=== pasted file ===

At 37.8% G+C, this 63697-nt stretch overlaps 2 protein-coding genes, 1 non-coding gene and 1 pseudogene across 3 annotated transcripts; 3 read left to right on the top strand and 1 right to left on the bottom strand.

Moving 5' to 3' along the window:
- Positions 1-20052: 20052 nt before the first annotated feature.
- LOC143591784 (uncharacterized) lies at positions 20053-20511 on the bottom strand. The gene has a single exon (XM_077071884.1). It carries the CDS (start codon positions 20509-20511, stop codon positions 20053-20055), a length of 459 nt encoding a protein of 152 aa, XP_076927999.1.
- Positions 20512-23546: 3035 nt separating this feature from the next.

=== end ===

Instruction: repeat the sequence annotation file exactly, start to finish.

At 37.8% G+C, this 63697-nt stretch overlaps 2 protein-coding genes, 1 non-coding gene and 1 pseudogene across 3 annotated transcripts; 3 read left to right on the top strand and 1 right to left on the bottom strand.

Moving 5' to 3' along the window:
- Positions 1-20052: 20052 nt before the first annotated feature.
- LOC143591784 (uncharacterized) lies at positions 20053-20511 on the bottom strand. The gene has a single exon (XM_077071884.1). It carries the CDS (start codon positions 20509-20511, stop codon positions 20053-20055), a length of 459 nt encoding a protein of 152 aa, XP_076927999.1.
- Positions 20512-23546: 3035 nt separating this feature from the next.